3. Whatever requirement or constraint you have, it must come with a name, not a department. Because you can't ask the departments, you have to ask a person
[...] otherwise you could have a requirement that basically an intern 2 years ago randomly came up with off the cuff... and they're not even at the company any more... but it came from the, let's say, Air Flow Department!
4 Only the third step is to simplify or optimize [he seems to be off-by-1].
Possibly the most common error of a smart engineer is to optimize the thing that should not exist. Everyone has been trained in school that you gotta answer the question -
convergent logic. So you can't tell a professor "your question is dumb" - you'll get a bad grade!
So everyone basically - without knowing it - they got a mental straight-jacket on: they'll work on optimizing the thing that should simply not exist!
4b. Accelerate cycle time: you're moving too slowly. Go faster!
But don't go faster until you worked on the other three things first!
If you're digging in your grave, don't dig it faster. Stop digging your grave!
So... but... it's... you can always make me ...$?#@... faster!
[he literally said that last sentence too fast for it to be discernible! 😂]
5. And then the final step is Automate.
Now, I have personally made the mistake of going backwards on all 5 steps [...] Yes, multiple times, on Model 3.
That is: I automated, accelerated, simplified, and then deleted. [but did he forget to question the requirements after deleting the part?]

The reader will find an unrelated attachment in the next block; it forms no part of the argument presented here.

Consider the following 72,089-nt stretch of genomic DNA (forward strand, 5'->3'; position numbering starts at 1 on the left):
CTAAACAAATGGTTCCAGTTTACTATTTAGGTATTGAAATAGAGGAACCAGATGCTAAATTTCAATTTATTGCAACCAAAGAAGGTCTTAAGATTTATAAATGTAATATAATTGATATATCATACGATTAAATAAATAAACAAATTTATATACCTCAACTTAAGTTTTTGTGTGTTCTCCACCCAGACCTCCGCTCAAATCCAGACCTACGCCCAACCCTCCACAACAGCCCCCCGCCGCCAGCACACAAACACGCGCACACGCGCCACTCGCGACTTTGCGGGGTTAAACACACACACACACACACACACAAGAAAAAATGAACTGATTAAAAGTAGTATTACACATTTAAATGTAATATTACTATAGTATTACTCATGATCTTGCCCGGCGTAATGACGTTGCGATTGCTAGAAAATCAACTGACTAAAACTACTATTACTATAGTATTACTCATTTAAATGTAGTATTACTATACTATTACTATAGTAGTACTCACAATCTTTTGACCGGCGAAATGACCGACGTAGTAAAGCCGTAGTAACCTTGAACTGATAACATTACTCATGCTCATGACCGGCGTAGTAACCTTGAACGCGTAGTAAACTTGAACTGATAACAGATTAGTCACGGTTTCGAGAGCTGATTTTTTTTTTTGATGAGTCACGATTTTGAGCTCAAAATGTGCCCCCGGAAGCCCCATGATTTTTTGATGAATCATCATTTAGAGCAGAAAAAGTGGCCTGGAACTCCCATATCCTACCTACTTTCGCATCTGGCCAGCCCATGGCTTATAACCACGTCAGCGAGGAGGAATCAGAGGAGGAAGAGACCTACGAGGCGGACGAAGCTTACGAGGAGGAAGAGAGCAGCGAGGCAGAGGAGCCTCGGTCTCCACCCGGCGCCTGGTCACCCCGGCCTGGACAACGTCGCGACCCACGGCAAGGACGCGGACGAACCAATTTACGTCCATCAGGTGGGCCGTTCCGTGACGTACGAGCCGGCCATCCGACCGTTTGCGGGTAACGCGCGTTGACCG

This starts at 22:00 into the interview, and it's worth listening to even with the incessant beeping of the construction cranes in the background.
@codewiz His five steps were great to listen to.
What makes it so compelling is that he literally stands in front of a giant rocket that is being built according to those rules while we watch him talk.
@tsturm @codewiz We thought they were hard because the space agencies and the defense contractors they were providing welfare to had an interest in making it look hard so that people wouldn’t realize how slowly they were moving and how they were mostly flushing even their relatively meager budgets down the toilet.
@codewiz When they inspect the giant grid fin is one of my favorite parts.
Workers in hard hats dragging a giant fin across the yard with that huge booster looming in the background, loud banging noised emitting from somewhere inside of the rocket, the boss giving an unfiltered interview right in front with his dog jumping around the place.
Compare that to any other rocket company. The difference is shocking.
@kai Then help me discern what he says at 21:50 (I don't think the subtitles are capturing it correctly).
@codewiz I listened to it again and I'm not quite sure what he says. Maybe it's Aeroflows Department.
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